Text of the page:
Seven new Australian road law amendments in 2020

Find out the seven new road law amendments taking effect in 2020

Seven new Australian road law amendments in 2020

Australian states are continuing to improve road safety by making amendments to their current road regulations. For anyone driving, or contesting a ticket, these seven new road laws that recently took effect in Australia are important to remember. 

  • Light rail crossing rules (New South Wales) 

In NSW, new road rules state that pedestrians, motorists or cyclists will not be allowed to cross the non-designated crossing tracks of Sydney’s new light rail system. Those who breach these rules will be given a $76 fine. 

Pedestrians will also be required to only cross the tracks at a designated crossing, or at  their own discretion 20 or more metres away from a crossing. However, the pedestrianised area of George Street and Central Station are exempt from this rule.  

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NSW Police told, “This operation aims to reduce the risk of collisions involving pedestrians through education and enforcement at locations identified as high-risk areas. 

So far this year (2020), three pedestrians have died on NSW roads.”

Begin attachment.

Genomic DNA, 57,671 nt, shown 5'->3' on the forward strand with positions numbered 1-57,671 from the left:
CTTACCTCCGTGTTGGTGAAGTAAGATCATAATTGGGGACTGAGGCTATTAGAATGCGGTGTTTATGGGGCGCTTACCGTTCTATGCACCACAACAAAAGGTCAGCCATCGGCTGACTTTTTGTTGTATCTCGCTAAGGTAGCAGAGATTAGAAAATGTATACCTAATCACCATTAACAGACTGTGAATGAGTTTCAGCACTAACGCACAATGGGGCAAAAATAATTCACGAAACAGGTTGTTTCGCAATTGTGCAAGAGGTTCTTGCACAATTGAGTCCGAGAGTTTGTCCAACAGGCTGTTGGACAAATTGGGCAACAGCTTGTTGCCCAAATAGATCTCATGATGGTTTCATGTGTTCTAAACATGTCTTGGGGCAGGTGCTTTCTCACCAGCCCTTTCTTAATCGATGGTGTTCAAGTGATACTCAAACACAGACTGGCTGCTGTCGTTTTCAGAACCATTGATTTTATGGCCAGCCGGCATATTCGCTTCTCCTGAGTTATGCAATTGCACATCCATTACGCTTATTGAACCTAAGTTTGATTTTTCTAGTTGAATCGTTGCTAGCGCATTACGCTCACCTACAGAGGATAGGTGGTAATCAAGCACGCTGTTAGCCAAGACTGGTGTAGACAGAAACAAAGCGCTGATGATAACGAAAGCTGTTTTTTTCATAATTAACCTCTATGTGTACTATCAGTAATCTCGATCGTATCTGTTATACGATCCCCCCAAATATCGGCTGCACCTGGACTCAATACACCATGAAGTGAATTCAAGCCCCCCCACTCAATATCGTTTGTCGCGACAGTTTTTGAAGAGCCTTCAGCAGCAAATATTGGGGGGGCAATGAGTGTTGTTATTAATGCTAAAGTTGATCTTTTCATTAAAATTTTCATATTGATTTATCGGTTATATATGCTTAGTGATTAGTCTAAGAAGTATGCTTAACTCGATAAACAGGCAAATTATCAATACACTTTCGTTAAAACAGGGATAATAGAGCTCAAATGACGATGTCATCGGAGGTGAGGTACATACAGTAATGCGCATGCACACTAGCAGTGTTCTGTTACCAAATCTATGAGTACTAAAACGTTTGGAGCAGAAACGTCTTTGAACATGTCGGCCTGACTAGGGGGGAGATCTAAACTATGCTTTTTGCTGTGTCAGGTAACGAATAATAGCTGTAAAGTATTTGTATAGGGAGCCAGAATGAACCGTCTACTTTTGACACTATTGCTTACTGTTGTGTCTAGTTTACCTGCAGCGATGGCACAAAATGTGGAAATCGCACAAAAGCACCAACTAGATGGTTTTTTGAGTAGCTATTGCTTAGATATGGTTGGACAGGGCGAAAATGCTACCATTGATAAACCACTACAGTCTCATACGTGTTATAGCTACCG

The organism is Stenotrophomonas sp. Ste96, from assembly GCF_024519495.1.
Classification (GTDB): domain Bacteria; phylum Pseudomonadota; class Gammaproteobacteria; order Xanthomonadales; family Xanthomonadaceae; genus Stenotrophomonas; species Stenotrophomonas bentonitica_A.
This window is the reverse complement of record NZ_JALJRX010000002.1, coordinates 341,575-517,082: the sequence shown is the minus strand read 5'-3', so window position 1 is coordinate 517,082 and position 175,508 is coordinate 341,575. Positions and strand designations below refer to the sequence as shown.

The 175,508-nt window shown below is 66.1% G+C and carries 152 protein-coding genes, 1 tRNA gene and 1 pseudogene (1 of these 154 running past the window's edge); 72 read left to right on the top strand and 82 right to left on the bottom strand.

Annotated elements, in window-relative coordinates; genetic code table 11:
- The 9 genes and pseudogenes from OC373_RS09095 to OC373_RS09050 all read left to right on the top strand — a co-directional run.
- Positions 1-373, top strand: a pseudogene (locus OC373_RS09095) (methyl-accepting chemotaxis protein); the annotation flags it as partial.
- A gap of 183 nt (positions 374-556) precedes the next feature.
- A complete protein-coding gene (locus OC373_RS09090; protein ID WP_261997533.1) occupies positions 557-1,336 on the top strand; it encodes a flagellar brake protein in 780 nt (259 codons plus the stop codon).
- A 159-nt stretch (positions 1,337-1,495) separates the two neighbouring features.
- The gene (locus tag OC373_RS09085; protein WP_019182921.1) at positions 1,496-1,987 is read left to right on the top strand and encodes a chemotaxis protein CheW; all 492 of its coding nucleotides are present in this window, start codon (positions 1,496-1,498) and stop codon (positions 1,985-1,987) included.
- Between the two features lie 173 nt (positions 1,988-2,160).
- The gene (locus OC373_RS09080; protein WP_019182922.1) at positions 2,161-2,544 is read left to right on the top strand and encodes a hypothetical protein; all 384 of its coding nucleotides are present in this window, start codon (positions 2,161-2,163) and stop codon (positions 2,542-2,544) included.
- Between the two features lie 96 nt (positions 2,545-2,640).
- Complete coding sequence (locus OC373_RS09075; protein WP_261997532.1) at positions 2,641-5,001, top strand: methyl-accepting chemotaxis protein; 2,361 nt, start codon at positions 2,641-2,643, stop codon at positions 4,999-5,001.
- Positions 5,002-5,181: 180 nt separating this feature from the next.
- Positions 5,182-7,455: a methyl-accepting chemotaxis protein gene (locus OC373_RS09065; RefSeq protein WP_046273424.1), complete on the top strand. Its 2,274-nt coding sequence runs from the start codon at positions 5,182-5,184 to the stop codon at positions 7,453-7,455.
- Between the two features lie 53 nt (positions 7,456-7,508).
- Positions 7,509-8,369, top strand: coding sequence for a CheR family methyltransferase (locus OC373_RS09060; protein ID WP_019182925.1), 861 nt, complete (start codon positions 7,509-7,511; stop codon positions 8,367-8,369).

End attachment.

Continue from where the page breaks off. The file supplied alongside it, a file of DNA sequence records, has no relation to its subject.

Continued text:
• Higher fines for mobile phone law offenders (Victoria) 

In 2018, a Transport Accident Commission survey revealed that a third of Victorians aged 18 to 60 had used mobile devices while driving. The first Australasian Naturalistic Driving Study found out after observing 400 Victorian and NSW drivers that drivers were “distracted for 45% of the time.” 

By May 2019, 137 cases of mobile-use related road deaths were recorded in Victoria alone.” 

“Mobile phone use in cars is the drink-driving of this generation,” Victoria’s road safety minister Jaala Pulford told The Guardian

To prevent and lessen these instances, the Queensland government has decided to raise the fine for drivers using their mobile phones while driving from $400 to $1000 and four demerit points, starting 1 February 2020. 

Offenders will then have double demerit points recorded against their traffic history for their following mobile phone offences for one year following their earlier violation. 

This will be the highest fine for illegal mobile phone use across Australia. 

  • Slowing down emergency vehicles (NSW) 

The recent NSW law that requires drivers to slow down to 40km/h when passing a stationary police vehicle or emergency vehicles with flashing red and blue lights is amended, and changes will take effect this year. 

New regulations state that this law is only applicable when traveling on roads with an 80 km/h or less speed limit. However, the fine for violators remains at $448 and three demerit points. 

  • Disability parking eligibility and illegal parking penalty hike (QLD) 

Queenslanders should expect some disability parking law changes by mid-2020: Vision-impaired residents will be qualified for disability parking permits under the new law, and fines for people illegally parked in spaces reserved for people with disabilities will be almost doubled, from $266 to $533.